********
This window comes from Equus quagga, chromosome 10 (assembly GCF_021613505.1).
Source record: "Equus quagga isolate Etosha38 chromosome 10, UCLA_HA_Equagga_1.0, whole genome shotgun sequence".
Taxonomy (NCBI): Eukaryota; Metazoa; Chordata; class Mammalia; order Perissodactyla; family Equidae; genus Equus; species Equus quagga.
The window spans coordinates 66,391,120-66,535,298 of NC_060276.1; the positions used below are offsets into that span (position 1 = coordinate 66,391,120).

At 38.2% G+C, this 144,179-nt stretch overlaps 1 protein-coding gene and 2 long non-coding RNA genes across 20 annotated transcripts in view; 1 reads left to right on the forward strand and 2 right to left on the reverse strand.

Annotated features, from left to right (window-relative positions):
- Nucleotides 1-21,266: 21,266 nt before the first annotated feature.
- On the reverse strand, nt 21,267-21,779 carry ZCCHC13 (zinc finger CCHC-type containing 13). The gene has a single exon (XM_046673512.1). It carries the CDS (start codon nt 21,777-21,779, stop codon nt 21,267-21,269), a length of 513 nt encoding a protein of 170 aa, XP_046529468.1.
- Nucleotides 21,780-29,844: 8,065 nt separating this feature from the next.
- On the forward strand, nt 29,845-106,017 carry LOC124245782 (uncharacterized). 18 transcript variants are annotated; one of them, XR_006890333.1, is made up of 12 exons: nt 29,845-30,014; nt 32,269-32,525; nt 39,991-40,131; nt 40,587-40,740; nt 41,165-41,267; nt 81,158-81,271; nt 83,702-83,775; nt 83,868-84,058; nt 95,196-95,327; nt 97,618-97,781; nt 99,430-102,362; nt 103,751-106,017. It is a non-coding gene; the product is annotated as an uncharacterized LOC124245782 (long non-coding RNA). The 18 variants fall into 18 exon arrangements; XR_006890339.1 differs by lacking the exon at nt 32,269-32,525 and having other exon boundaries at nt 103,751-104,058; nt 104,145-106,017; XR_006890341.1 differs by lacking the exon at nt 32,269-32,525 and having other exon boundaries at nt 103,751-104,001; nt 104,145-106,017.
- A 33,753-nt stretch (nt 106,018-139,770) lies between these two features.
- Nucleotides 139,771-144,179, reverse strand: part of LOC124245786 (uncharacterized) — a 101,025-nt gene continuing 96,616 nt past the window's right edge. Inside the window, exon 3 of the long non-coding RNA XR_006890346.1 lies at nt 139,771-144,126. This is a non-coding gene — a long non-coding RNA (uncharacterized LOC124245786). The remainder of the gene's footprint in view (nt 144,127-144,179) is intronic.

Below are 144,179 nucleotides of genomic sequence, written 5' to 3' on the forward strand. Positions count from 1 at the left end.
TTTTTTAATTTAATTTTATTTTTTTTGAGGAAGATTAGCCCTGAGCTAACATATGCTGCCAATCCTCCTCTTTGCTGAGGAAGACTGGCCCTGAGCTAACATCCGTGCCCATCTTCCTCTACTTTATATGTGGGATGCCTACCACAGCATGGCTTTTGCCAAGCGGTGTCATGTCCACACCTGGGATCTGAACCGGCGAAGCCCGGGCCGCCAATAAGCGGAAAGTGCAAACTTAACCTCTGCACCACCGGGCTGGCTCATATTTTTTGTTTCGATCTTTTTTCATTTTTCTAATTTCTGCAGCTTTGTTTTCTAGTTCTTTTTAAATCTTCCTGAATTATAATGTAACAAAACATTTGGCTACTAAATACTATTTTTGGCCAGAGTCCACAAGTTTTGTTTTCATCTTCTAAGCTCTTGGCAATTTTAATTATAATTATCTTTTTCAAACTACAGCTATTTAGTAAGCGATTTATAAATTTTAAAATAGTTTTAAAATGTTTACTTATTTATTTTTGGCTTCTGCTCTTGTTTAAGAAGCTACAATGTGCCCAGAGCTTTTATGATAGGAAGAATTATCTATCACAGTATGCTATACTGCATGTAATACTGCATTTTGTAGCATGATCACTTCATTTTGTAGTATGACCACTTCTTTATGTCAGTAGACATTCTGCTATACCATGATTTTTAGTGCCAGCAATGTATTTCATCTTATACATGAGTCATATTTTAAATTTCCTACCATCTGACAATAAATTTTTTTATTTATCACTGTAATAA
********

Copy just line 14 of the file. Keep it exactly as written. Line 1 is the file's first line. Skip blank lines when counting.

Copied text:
TTTTTTAATTTAATTTTATTTTTTTTGAGGAAGATTAGCCCTGAGCTAACATATGCTGCCAATCCTCCTCTTTGCTGAGGAAGACTGGCCCTGAGCTAACATCCGTGCCCATCTTCCTCTACTTTATATGTGGGATGCCTACCACAGCATGGCTTTTGCCAAGCGGTGTCATGTCCACACCTGGGATCTGAACCGGCGAAGCCCGGGCCGCCAATAAGCGGAAAGTGCAAACTTAACCTCTGCACCACCGGGCTGGCTCATATTTTTTGTTTCGATCTTTTTTCATTTTTCTAATTTCTGCAGCTTTGTTTTCTAGTTCTTTTTAAATCTTCCTGAATTATAATGTAACAAAACATTTGGCTACTAAATACTATTTTTGGCCAGAGTCCACAAGTTTTGTTTTCATCTTCTAAGCTCTTGGCAATTTTAATTATAATTATCTTTTTCAAACTACAGCTATTTAGTAAGCGATTTATAAATTTTAAAATAGTTTTAAAATGTTTACTTATTTATTTTTGGCTTCTGCTCTTGTTTAAGAAGCTACAATGTGCCCAGAGCTTTTATGATAGGAAGAATTATCTATCACAGTATGCTATACTGCATGTAATACTGCATTTTGTAGCATGATCACTTCATTTTGTAGTATGACCACTTCTTTATGTCAGTAGACATTCTGCTATACCATGATTTTTAGTGCCAGCAATGTATTTCATCTTATACATGAGTCATATTTTAAATTTCCTACCATCTGACAATAAATTTTTTTATTTATCACTGTAATAA